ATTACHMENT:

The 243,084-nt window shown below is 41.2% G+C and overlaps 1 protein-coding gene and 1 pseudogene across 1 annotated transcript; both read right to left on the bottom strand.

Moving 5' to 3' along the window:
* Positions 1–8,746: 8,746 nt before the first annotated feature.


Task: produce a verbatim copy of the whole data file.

The 243,084-nt window shown below is 41.2% G+C and overlaps 1 protein-coding gene and 1 pseudogene across 1 annotated transcript; both read right to left on the bottom strand.

Moving 5' to 3' along the window:
* Positions 1–8,746: 8,746 nt before the first annotated feature.